My Lords, I accept that there have been declines in the area that the noble Lord pointed out. However, as I mentioned in my earlier reply, music can be taught in various different ways, and the number of hours spent on music education have remained pretty stable over the last nine years.
My Lords, research clearly shows that teaching music improves cognitive ability, memory, manual dexterity and emotional development. The noble Lord, Lord Black, is absolutely right to ask this important Question. If we do not have enough teachers—perhaps the Minister can tell me how many music teachers are currently practising in state schools—how can we manage the decreasing verbal ability of so many British pupils in the state sector?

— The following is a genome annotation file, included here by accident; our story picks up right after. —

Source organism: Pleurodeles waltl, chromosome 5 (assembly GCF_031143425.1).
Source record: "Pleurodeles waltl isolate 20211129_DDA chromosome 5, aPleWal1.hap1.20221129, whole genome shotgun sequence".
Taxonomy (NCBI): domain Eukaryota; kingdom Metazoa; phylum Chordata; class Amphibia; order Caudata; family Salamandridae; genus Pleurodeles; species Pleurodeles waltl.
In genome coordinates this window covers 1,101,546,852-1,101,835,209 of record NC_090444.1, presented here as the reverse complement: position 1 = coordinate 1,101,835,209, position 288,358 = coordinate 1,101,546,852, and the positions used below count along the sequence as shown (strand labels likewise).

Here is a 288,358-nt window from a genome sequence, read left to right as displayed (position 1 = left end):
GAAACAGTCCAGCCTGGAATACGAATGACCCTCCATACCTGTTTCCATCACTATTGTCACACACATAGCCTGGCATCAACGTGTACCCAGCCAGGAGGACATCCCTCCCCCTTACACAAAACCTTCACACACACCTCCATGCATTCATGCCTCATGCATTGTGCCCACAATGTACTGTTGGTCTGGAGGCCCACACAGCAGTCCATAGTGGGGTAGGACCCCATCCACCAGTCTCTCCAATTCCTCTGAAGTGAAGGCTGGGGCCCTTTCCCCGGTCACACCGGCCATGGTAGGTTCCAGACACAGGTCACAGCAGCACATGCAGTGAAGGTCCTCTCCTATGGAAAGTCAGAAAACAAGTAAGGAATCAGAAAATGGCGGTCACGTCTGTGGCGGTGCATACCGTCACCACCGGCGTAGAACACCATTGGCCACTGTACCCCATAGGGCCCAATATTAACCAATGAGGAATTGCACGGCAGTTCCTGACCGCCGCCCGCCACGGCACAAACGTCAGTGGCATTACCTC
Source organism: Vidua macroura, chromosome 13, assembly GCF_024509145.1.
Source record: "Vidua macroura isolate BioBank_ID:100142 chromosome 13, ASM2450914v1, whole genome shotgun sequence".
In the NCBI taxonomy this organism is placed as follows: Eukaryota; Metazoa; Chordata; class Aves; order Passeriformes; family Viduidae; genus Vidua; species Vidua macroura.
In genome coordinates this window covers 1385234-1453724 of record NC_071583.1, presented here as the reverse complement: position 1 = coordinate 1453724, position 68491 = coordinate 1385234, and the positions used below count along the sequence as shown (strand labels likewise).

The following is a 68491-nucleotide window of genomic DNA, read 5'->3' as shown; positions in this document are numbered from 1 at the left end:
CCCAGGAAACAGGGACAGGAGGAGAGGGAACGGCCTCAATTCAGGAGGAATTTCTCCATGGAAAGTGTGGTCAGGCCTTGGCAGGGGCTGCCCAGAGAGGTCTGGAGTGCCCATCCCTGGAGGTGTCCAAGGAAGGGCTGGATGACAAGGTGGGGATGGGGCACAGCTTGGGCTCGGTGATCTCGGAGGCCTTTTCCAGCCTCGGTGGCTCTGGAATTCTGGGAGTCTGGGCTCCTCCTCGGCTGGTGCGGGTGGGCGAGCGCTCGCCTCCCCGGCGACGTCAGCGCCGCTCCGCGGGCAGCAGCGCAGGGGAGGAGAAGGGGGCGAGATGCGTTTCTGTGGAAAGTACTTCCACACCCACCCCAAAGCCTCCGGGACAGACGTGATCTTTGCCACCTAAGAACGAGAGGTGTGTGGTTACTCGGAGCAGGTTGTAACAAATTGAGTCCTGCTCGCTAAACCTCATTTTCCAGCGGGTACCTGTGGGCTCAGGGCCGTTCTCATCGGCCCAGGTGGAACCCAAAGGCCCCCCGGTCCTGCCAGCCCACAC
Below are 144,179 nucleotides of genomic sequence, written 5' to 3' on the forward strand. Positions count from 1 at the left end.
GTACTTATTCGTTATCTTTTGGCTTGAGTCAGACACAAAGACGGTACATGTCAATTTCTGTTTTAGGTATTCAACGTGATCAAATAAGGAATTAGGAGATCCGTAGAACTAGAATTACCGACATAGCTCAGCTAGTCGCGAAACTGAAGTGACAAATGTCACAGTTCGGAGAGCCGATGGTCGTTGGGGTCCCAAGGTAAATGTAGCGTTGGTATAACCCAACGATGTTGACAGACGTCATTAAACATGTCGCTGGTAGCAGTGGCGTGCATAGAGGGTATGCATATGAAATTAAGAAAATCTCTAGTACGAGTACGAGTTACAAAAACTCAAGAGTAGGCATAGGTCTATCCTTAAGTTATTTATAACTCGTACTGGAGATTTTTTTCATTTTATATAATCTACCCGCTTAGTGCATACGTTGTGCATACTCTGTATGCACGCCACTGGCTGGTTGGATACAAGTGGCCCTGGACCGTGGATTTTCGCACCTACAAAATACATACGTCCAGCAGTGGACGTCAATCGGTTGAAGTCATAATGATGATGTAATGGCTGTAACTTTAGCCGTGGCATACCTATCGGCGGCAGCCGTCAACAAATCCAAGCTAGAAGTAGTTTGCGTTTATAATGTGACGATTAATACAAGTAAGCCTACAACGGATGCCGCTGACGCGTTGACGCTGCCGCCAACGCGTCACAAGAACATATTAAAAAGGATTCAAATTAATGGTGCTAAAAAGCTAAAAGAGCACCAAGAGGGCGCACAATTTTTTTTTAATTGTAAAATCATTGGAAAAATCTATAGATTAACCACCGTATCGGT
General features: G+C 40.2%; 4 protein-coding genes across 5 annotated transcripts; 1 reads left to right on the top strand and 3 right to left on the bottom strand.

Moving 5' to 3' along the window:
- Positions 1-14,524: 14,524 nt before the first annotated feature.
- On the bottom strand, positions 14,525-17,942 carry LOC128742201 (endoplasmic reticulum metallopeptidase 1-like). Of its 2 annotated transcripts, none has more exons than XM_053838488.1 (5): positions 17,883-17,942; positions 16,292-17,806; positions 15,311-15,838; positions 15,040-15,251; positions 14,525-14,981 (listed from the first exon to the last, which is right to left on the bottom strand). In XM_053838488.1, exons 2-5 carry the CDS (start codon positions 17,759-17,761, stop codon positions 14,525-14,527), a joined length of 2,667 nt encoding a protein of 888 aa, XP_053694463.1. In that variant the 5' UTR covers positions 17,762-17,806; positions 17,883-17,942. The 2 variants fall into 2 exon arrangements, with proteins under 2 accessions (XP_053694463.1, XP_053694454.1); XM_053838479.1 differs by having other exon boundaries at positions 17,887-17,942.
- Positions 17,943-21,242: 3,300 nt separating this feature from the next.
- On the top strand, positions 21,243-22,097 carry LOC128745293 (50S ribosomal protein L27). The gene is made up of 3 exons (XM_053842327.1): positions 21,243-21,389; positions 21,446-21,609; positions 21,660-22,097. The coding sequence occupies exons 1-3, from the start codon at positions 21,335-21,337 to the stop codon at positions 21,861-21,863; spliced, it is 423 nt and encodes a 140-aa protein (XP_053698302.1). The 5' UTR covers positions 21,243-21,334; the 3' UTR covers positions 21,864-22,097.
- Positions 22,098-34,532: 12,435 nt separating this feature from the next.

My Lords, I do not have the specific number of music teachers in the system but I know that the vacancy rate is only 0.5%, so I do not see that as a crisis. We have seen pressure on some schools crowding out subjects—for example, in key stage 2 by elongating key stage 4—but the new framework for Ofsted inspections starting from September will put more emphasis on a broad and balanced curriculum, of which music is a part.
My Lords, it is correct that some universities have withdrawn the list of facilitating subjects, but they have replaced it with a website which gives children pointers to the sorts of subjects they need to study if they are to go on and do challenging degrees; for example, if you want to read medicine, you cannot do that by dropping science subjects at either GCSE or A-level.